IN THE UNITED STATES DISTRICT COURT FOR THE EASTERN DISTRICT OF CALIFORNIA
February 5, 2010
MARK J. VANDENBURGH, PLAINTIFF,
GARY STANTON, HEAD SHERIFF DEFENDANT.
ORDER GRANTING DEFENDANT'S MOTION FOR SUMMARY JUDGMENT
Before the Court is Defendant Sheriff Gary Stanton's ("Sheriff Stanton" or "Defendant") Motion for Summary Judgment. After considering the moving, opposing and replying papers, and for the reasons that follow, the Court hereby GRANTS Defendant's Motion.
Plaintiff Mark J. Vandenburgh ("Vandenburgh" or "Plaintiff"), a state prisoner at Solano County Jail ( "Solano County" or the "Jail") proceeding pro se, brings this civil rights action pursuant to 42 U.S.C. § 1983.
On May 28, 2008, Plaintiff filed a grievance with the Solano County Sheriff's Office (the "Sheriff's Office") claiming that the Jail's regulations with respect to legal mail procedures were invalid because they permit institutional authorities to "read letters to and from an attorney to search for 'verbal contraband,' or to read all 'enclosures' such as letters." Pl.'s Opp. Attach. 5.*fn1 The Sheriff's Office determined Plaintiff's grievance to be unfounded and stated that the county employees do not read inmates' legal mail. Pl.'s Opp. Attach. 6. Plaintiff appealed this response, but the Sheriff's Office denied the appeal because Plaintiff did not provide his original grievance with the appeal. Pl.'s Opp. Attachs. 7-8. The Sheriff's Office also informed Plaintiff he had exhausted all administrative remedies as they applied to this issue. Pl.'s Opp. Attach. 8.
On June 18, 2008, Plaintiff filed another grievance with the Sheriff's Office in which he claimed that "outgoing legal mail is taken and at the discretion of the officer it is read or not. This Facility[,] Solano County Justice Center gives the officers the right to read privileged legal mail without prior warning." Pl.'s Opp. Attach. 2. On June 19, 2008, the Sheriff's Office responded and informed Plaintiff that "Department policy states that inmate legal mail is to be scanned for contraband in the presence of the inmate." Pl.'s Opp. Attach. 3. Plaintiff's grievance was not sustained because it was a "random statement" that was not supported by allegations of wrongdoing by particular officers. Id. Plaintiff attempted to appeal this decision. Id.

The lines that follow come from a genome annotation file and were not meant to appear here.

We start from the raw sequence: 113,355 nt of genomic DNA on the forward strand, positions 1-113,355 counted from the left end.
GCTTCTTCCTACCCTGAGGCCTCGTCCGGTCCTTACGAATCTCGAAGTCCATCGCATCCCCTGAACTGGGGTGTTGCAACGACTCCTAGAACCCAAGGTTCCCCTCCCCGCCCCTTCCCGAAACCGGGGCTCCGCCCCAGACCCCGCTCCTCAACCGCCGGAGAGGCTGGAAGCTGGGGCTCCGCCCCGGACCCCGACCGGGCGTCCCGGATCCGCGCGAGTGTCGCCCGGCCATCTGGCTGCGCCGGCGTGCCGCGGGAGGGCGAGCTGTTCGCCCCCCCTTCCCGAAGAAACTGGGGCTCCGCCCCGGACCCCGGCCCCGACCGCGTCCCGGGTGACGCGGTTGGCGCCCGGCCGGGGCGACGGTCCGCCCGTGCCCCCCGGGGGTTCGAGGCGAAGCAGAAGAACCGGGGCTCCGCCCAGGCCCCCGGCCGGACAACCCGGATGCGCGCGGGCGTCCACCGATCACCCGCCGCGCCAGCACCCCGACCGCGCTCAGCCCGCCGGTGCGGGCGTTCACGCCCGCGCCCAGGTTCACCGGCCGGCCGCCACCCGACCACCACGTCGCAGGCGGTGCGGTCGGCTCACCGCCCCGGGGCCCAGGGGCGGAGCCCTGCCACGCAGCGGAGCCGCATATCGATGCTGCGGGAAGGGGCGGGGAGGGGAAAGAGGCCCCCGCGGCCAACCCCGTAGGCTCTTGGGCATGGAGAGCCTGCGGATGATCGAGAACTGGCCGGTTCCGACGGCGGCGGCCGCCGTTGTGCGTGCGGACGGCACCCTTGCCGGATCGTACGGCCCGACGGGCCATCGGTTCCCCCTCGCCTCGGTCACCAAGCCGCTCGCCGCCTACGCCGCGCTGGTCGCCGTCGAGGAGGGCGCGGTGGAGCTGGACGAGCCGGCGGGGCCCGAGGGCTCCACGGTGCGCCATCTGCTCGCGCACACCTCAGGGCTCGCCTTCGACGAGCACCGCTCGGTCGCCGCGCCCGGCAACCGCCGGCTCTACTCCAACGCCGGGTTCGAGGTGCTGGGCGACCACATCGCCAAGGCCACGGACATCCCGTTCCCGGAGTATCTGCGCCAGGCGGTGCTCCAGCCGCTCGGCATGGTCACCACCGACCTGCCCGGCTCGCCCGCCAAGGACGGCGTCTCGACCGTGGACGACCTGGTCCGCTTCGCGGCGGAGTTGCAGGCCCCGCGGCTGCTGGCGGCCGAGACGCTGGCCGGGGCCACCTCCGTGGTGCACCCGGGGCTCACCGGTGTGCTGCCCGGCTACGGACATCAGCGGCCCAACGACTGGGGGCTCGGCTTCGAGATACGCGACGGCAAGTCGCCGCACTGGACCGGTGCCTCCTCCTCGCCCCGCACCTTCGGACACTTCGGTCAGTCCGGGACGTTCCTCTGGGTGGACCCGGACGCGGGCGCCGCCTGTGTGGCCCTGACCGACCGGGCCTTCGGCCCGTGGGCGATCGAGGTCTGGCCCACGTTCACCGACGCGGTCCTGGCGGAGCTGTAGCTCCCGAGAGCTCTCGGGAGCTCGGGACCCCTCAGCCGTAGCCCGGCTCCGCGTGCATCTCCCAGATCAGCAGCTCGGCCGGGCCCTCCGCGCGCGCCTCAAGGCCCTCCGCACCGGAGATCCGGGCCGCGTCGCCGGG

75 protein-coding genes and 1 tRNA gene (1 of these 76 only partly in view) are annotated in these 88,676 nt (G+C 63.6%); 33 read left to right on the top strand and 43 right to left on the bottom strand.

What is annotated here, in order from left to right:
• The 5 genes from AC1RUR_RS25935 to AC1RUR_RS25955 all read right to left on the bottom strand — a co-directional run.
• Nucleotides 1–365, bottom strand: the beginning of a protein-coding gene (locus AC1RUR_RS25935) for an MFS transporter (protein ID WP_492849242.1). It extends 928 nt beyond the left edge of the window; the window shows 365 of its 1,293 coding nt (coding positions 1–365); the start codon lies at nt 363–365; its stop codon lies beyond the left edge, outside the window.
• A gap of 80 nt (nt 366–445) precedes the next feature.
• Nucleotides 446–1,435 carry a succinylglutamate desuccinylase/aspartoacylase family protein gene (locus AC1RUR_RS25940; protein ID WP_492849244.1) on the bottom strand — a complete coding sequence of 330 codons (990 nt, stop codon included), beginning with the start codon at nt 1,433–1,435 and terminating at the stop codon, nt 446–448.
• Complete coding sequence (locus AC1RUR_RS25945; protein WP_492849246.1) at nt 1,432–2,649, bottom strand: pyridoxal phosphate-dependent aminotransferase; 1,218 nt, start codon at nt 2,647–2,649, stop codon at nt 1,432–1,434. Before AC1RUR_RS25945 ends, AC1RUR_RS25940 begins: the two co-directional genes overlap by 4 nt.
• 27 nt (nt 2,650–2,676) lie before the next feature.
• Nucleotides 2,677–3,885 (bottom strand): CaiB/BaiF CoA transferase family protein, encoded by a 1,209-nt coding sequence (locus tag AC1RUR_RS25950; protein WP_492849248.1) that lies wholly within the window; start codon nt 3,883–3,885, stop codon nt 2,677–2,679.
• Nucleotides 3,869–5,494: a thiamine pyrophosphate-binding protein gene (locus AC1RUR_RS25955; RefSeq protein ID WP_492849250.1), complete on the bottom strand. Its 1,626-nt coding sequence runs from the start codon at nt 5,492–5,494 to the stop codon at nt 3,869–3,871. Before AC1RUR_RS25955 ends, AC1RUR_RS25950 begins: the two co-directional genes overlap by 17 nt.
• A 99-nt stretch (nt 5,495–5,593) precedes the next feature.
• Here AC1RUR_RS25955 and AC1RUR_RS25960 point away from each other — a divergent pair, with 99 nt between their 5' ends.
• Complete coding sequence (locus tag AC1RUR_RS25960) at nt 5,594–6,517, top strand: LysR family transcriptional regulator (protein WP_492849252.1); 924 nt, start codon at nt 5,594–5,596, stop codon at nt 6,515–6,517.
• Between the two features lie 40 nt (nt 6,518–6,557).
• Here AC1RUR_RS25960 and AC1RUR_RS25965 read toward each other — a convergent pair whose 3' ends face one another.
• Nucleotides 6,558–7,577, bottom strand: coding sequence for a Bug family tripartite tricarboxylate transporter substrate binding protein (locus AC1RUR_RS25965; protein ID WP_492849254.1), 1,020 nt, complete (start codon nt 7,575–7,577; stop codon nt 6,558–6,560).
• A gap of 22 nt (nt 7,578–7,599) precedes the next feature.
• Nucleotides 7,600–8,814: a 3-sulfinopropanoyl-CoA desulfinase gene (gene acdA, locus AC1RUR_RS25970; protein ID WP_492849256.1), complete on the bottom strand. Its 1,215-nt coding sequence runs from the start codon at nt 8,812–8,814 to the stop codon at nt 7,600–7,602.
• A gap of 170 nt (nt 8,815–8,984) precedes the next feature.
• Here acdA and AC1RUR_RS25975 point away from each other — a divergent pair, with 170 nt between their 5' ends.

Sheriff Stanton was elected the Sheriff/Coroner of Solano County on July 9, 2001, and continues to hold these positions today. Def.'s Statement of Undisputed Facts ("Def.'s Statement") 1:19-20; Compl. 5. The Solano County Sheriff's Department (the "Sheriff's Department") has adopted policies governing inmate correspondence and the inspection of mail.
Def.'s Statement 1:24-25; Pl.'s Statement of Facts ("Pl.'s Statement") 1:19-21. Once in Jail Administration, the exterior of each piece of legal mail is marked with the location of the inmate who is the intended recipient and staff makes an entry in the inmate legal mail log stating that the inmate received a piece of legal mail. Def.'s Statement 2:3-4; Pl.'s Statement 1:19-21. After being logged in, legal mail is placed unopened in a box before being delivered to the housing units where the module officer in each housing unit opens all incoming legal mail in the presence of the inmate and inspects it for contraband. Def.'s Statement 2:9-11; Pl.'s Statement 1:19-21.
Defendant also claims that the following policies are in place with respect to legal mail:
(1) outgoing legal mail is inspected by the module officer prior to the mail being sealed by the inmate; and (2) legal mail will not be read or censored by any staff member except where there is specific documentation to support such action or there is reasonable suspicion that plans are being formulated by the inmate to send or receive contraband, plot an escape, or engage in any other activity that could jeopardize the security of the facility. Def.'s Statement 2-3; Pl.'s Statement 1:19-21. In Plaintiff's statement of facts, he states that he disputes these two policies, apparently because he believes that the policy states that it "forbid[s] module officers from reading outgoing legal mail." Pl.'s Statement 1:22-27.
Plaintiff also disputes the application and enforcement of these policies. Plaintiff alleges that certain unnamed correctional or module officers ("module officers") unlawfully read and inspected Plaintiff's outgoing legal mail for "verbal contraband" directly after he handed the mail to the module officers. Opp. 2:24-28. In addition, Plaintiff claims that the module officers denied him the ability to get copies of "authenticated documents." Id. at 2:13-16.
Plaintiff claims that Sheriff Stanton, as Head Sheriff, was responsible for ensuring that module officers did not read his outgoing legal mail. Id. at 6:1-7. Plaintiff claims he has suffered emotional and mental suffering which has directly caused a physical injury that is "not visibly apparent." Id. at 1:24-27.